Global Practices: Low Code Composable Data Platform Framework

Categories: Big Data & AnalyticsTechnology

Modern enterprises spend a large amount of time and resources building data pipelines into the data platform from a variety of sources and managing the quality of data transferred through the pipelines. These pipelines can vary in terms of source systems, sink systems, transformations, and validations performed.

A pipeline created for a particular use case may not be reusable for a different one and will require additional development effort to change. As a result, there is a need for frameworks that build new pipelines, adding additional data sources or data sinks with minimal time and development effort. Ideally, the framework should also be flexible in customizing and extending it to easily adapt to suit enterprise-specific requirements.

A number of low code and no-code solutions exist that allow for visually creating the data pipelines across a variety of sources and sinks. However, they do not provide the flexibility and modularity typically required to customize the pipelines for a given scenario.

Using a low code framework consisting of reusable, modular components that can be stitched together to compose the required pipelines is a better approach.


In this post, you’ll learn about the requirements for the low code framework and the approach to designing this framework.

Requirements for the Framework

Creating and maintaining pipelines to move data in and out of the platform is a major consideration. A data platform framework that allows its users to perform the different operations in a consistent way, irrespective of the underlying technology, will greatly reduce time and effort.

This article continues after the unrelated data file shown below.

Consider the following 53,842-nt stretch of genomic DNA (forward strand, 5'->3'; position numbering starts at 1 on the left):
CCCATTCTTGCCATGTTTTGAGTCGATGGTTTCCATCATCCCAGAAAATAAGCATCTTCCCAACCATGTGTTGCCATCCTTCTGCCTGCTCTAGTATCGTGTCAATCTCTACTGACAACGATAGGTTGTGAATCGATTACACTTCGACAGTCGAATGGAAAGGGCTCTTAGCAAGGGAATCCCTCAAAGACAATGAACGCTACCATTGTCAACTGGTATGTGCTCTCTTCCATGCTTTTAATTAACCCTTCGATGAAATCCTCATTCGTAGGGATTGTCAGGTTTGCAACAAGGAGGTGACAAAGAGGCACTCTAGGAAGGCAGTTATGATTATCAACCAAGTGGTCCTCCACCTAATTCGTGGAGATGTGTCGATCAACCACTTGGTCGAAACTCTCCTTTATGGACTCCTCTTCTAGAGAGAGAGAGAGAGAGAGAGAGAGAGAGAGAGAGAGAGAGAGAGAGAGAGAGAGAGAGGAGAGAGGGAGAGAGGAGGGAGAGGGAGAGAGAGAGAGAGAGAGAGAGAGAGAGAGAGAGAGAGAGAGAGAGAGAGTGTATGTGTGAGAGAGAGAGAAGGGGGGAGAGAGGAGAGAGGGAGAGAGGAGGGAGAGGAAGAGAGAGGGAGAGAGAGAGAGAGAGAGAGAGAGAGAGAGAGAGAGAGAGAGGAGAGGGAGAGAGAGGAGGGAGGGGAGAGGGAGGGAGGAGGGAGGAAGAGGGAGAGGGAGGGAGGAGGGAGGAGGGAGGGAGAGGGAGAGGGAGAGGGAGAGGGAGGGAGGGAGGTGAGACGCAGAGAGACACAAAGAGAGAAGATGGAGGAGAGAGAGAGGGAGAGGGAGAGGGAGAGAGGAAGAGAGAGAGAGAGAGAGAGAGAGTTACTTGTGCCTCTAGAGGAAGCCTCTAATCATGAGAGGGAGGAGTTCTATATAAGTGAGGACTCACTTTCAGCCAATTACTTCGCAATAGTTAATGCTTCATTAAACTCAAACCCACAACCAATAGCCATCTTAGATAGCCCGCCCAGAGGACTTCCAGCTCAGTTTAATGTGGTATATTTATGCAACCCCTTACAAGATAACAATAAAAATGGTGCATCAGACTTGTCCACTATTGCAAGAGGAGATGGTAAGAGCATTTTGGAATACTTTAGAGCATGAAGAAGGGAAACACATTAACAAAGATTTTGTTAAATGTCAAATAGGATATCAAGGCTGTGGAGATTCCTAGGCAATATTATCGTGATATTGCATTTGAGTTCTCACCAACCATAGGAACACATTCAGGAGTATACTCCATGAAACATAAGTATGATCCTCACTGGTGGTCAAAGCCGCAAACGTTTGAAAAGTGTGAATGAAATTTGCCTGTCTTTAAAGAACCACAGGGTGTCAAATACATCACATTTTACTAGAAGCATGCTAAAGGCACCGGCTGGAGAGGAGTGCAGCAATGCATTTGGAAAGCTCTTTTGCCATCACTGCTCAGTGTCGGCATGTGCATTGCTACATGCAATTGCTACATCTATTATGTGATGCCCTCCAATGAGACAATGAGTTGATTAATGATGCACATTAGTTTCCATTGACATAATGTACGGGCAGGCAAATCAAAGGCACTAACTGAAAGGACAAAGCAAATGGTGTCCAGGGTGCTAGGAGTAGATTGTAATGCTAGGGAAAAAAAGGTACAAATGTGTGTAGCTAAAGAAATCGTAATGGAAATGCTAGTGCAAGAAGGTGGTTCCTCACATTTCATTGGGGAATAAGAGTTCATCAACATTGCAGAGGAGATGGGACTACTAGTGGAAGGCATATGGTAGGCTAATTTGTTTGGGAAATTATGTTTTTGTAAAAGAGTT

What do you look for in a low code framework? Here are some suggested requirements.

Modular: The framework should be modular in design. Each component of the framework can be used, managed, and enhanced independently.

Out-of-the-Box Functionality: Support integration with common data sources and sinks, and perform transformations out of the box. The components should be easy to implement for common use cases.

Flexible: The framework should be able to integrate with different services/systems across clouds or from on-premises.

Extensible: Allow extending existing components to customize as per specific requirements or add new custom components to implement new functionalities.

Code First: Provide a programmable way of defining and managing pipelines. API and/or SDK support should be available to programmatically create and access the pipelines.

Cross Cloud Support: Support for data sources, sinks, and services across different cloud services. You should be able to migrate pipelines using the framework for one cloud or on-premises to another cloud environment.

Reusable: Provides common reusable templates that allow for creating jobs in an easy way.

Scalable: Ability to scale workers dynamically or by configuration to handle high performance. The framework should automatically scale the underlying compute in response to changing workloads.

Managed Service: The framework should be deployable on a fully managed cloud service. Provisioning the infrastructure capacity, managing, configuring, and scaling the environment should be managed automatically. Minor version upgrades and patches are automatically updated and support is provided for major version updates.